Ra has been working on this so hard because he believes that taxonomy—the study of evolutionary relationships and the evolutionary tree—is the best evidence for evolution because it lays it out so clearly. But he also believes that this is a valuable tool for scientists, educators, and laypeople alike, and I have to agree with him. I know I’ve wanted a tool like this since I was in elementary school, and I had to settle for encyclopedia articles, the Tree of Life Project, and later Wikipedia’s extensive, but contradictory cladograms. The Phylogeny Explorer Project is something that’s been needed for a long time, and I’m very excited to finally see it in action.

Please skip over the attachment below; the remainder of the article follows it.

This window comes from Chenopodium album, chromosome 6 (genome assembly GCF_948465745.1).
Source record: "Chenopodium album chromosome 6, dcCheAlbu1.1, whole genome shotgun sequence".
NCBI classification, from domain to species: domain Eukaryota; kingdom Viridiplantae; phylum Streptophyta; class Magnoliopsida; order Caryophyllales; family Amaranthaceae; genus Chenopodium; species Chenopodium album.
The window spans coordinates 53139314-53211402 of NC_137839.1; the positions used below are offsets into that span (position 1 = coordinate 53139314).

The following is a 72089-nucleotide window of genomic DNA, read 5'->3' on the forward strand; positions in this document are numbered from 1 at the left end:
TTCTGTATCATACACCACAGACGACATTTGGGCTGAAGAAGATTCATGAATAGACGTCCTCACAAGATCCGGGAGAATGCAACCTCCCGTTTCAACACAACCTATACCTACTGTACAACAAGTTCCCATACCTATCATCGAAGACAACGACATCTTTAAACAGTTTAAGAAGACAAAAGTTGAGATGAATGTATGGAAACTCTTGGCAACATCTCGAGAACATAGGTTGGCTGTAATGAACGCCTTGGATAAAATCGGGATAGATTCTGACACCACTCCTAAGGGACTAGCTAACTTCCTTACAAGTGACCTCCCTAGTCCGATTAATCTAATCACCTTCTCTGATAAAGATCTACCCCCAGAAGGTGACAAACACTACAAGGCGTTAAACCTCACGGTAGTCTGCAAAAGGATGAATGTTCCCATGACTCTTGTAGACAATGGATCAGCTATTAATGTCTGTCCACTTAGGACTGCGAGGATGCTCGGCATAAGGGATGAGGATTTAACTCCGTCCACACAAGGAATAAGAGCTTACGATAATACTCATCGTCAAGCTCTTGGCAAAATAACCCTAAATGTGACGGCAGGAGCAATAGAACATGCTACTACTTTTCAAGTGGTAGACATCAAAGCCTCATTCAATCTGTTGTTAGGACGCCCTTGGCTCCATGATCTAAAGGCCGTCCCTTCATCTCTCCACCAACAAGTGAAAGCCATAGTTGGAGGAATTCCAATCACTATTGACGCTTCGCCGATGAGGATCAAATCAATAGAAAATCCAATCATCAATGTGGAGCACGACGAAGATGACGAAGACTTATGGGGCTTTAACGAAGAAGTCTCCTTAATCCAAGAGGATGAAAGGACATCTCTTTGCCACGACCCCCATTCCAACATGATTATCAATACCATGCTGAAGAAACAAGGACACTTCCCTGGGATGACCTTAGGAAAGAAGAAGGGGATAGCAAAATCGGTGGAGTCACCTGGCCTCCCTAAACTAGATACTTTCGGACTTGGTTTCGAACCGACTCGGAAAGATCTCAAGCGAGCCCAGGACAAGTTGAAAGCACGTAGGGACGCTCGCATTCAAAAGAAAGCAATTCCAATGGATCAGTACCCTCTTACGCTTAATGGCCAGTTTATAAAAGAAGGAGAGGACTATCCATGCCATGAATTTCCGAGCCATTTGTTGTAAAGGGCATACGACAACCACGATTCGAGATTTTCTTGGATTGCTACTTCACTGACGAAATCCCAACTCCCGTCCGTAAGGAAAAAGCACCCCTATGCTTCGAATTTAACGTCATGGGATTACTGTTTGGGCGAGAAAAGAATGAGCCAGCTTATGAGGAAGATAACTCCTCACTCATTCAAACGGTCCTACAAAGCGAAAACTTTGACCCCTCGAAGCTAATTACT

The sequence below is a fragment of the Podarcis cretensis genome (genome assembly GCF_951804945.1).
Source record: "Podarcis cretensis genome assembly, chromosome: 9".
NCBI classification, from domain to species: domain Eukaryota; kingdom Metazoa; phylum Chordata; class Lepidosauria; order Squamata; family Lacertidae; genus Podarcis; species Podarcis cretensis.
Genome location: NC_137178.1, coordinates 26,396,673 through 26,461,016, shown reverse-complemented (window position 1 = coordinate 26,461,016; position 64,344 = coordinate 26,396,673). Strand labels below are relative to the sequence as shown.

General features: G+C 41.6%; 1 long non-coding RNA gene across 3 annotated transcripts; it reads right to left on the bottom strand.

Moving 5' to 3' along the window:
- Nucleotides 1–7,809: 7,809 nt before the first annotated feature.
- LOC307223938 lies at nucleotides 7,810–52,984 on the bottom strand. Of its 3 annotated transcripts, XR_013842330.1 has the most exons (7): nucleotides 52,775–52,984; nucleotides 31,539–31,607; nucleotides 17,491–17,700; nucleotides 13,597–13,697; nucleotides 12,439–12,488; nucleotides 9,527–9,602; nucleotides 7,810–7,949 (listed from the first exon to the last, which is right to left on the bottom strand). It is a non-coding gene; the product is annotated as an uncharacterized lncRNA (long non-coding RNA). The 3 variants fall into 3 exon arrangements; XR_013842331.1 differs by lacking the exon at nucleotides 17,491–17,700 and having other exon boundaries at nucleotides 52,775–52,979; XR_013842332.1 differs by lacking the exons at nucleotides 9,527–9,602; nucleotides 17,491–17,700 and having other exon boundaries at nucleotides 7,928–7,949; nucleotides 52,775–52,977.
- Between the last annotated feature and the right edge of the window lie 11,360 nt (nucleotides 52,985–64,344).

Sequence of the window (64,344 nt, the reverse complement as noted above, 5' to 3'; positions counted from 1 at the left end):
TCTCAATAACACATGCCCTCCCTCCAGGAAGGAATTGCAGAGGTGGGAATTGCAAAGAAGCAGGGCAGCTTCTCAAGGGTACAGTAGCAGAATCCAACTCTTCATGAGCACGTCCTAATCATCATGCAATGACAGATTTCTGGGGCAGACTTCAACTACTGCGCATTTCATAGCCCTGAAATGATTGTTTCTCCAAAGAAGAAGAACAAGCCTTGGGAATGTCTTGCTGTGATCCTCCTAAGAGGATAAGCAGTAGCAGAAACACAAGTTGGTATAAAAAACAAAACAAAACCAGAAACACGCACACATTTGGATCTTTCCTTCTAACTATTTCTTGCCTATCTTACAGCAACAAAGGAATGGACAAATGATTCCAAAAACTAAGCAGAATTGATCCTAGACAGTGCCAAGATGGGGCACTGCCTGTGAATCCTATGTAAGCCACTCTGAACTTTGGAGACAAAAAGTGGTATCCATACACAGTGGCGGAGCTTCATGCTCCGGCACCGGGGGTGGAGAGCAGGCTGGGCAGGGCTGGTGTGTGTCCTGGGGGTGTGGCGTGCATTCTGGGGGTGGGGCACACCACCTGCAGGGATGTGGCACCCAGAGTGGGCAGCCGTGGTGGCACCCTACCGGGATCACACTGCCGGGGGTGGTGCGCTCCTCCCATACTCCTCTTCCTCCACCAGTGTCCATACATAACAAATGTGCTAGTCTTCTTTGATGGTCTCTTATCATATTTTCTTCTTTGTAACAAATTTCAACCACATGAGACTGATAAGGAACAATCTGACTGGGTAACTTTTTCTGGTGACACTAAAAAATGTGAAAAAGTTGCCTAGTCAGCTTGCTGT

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Movie Review: Avengers: Endgame

Eleven years. Twenty-two movies. Forty-eight hours of films alone, plus TV and online series. And it all ends with the three-hour epic conclusion of the Avengers Saga, Avengers: Endgame. (At least until Phase Four starts.)

You know what, I’m going to say it right now. This was the best Marvel movie ever. Any series. And maybe that’s because it’s standing on the shoulders of the emotional weight of Infinity War and even the entire MCU. It doesn’t matter. This was the best.

My rating: 5 out of 5, And for once, I wish the scale went higher.

Oh, and I’ll save you the trouble: there is no extra scene during or after the credits. Though stick around if you want to hear the audience gasp in incredulity.